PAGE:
I don’t recall why we were in Savannah, Georgia, USA, that weekend. We were staying at a very, very nice hotel… the kind of place that my family could never afford. Looking back, I assume it was something my dad’s work paid for. The only time we stayed in a real bonafide fancy hotel was when his employer gave out awards for sales. So when I look back on the half dozen or so instances like that growing up, I know the basic underlying reason.
The place was like a palace to me… deep carpet on the floors, shiny chandeliers hanging from the ceiling. All of the people working there wore suits that matched – black pants, white shirt, and a burgundy jacket and bowtie if memory serves correct. And everyone called us “sir” or ma’am”.
When we arrived, I was awed by the place, a bit like Jethro on The Beverly Hillbillies. Head tilted back, I recall walking in, mesmerized by all the shiny things hanging from the ceiling. I wasn’t too far removed from likely pointing out the “cement pond”, visible from the lobby, that people were swimming in. Out of my environment I was.
Look At Me!
It did go to my head a bit. As my dad stood at the marble counter checking in – an edifice that would make any ancient Greek envious – a young man came over to us as we were checking in. I could tell he was probably in high school, as he didn’t seem that much senior to me. He dutifully began placing our bags on a hand trolley.
I was still holding mine… a very fancy blue duffel bag. He reached for it, but I immediately withdrew it. How did I know his intentions? I had several of my Super Friends action figures in there, and even a GI Joe with Kung Fu Grip®. (Though truth be told he only had about 3 fingers still attached…)
He started at me briefly, his disdain for the forced social pecking order obvious. “Sir, may I take your bag? I’ll be bringing it to your room for you.”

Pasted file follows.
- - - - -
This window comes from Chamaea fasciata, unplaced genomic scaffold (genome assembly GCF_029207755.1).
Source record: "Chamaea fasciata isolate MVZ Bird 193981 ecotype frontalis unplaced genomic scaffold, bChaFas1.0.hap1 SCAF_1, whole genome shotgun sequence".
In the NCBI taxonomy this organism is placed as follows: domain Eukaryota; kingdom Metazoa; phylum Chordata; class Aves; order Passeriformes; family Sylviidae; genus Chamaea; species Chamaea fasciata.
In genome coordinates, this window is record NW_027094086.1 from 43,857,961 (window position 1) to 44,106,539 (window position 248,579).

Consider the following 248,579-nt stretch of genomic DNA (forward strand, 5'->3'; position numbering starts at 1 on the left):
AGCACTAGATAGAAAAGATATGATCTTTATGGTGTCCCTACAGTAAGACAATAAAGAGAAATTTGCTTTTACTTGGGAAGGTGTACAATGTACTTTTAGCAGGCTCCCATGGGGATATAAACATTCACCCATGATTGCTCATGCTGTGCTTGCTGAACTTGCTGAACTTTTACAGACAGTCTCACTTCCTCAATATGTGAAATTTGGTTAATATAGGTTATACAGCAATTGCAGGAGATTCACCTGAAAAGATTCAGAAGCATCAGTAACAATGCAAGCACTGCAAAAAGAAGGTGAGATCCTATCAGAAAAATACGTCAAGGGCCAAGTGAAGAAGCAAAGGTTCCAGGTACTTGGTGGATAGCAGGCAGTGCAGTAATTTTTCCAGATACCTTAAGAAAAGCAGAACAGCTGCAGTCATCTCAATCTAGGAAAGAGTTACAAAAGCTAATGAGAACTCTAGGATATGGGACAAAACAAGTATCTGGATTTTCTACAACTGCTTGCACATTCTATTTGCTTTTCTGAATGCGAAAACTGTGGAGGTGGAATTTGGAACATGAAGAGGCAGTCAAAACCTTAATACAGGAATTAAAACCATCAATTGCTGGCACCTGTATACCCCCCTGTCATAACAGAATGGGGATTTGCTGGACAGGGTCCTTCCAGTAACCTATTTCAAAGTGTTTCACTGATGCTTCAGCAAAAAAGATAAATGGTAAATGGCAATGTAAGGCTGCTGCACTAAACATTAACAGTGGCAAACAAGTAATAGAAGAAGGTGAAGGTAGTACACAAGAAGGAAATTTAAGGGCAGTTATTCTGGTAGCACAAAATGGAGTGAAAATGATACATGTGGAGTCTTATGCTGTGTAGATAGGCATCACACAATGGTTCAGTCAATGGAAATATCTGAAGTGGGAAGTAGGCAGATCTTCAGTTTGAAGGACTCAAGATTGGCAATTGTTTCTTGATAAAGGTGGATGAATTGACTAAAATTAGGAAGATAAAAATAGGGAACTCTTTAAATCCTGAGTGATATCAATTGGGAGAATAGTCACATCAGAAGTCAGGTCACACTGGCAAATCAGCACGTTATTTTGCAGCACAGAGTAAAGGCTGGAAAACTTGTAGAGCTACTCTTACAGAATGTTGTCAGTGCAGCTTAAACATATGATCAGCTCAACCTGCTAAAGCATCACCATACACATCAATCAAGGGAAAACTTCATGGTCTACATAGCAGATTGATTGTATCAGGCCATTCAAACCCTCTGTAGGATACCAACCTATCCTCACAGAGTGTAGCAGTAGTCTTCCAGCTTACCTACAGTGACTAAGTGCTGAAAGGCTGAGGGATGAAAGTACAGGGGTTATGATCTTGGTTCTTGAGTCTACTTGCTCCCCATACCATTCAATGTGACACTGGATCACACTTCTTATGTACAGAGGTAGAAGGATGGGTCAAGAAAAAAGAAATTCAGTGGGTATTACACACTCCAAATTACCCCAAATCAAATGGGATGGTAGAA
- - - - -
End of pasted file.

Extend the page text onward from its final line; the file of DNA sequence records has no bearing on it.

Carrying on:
Still not sure, I eyeballed him briefly. Mom nudged me. “It’s OK. He’s here to help us.” Reluctantly, I handed over my bag. We eyed each other briefly, caught in mid-exchange as we each held a strap in hand. My eyes narrowed down a bit.
“I’m watching you.” Smug in the belief that my suspicion of his intents had been passed, I let go of the bag. His eyes rolled so thoroughly the Blue Angels would have taken note.
We’d made it up to the room safely, and after a brief check of my bag to make sure all was accounted for (it was), I was ready for dinner. Dad had suggested we’d go get a “fancy meal”. That sounded good to me – I loved Shoney’s! 😉
As we headed down the elevator, he and mom were discussing the meal plans. It turned out “fancy meal” was actually a real steak house. And by “real” I don’t mean Western Sizzlin’. They began to lecture me on my manners, and mom started explaining salad forks and knife placement the actual use of napkins. And under no circumstances was I to burp the alphabet. I’d only heard of such finery in hushed discussions my parents had of the “BK” days… before kids.
As we got off of the elevator, I noticed a crowd gathering near the front door. There seemed to be quite a fuss about something outside. Flash cubes popped now and again as gawkers took photos. Even the kid who carried our luggage seemed to lose his sense of decorum, and was quite excited about the focus of everyone’s attention.
As we drew near, I gasped.
In The Flesh
In my youth, there were several levels of fame. There was of course the rare air of actor, athlete, or politician. I saw them on the TV, so of course that qualified as fame.
But even beyond that were the special ones, those called to a higher level of fame. Those who not only had done some feat of public note, but had actually been enshrined in a Saturday morning cartoon. People whose fame was so great that their flesh could not contain it. It took a Saturday morning cartoon to catch the overflow.
And here they were.
Stepping off of a large bus were The Harlem Globetrotters. In the flesh.
Just Call Me Gawkward
The Globetrotters were a traveling basketball team that specialized in showcasing amazing and funny feats with the ball and hoop. I’d seen them on TV many times, both on court and – even better – on Saturday mornings with Scooby Doo. You could not be much more famous in the 70s that to be associated with Scooby Doo.
Quite often, when people see famous folk, they get a little excited. Perhaps they may point, or talk excitedly. Standing and staring is common. However, I elevated the process to new heights. Literally jumping up and down, arms flapping like a chicken in a windstorm, I ran through the crowd.
Everyone knew I was excited. Everyone.
Stopping just short of the famous players, I finally fell silent. They seemed as giants. Though a quick check today on Wikipedia shows none were much taller than my dad, my memory is they seemed to tower over all. And I knew them all by name. Wide-eyed, I looked at them. “You’re Meadowlark Lemon….” He laughed at grinned at me. One by one, I went through the roster, finally stopping on my all-time favorite. Curly Neal. Almost stammering, I said “You’re Curly Neal!”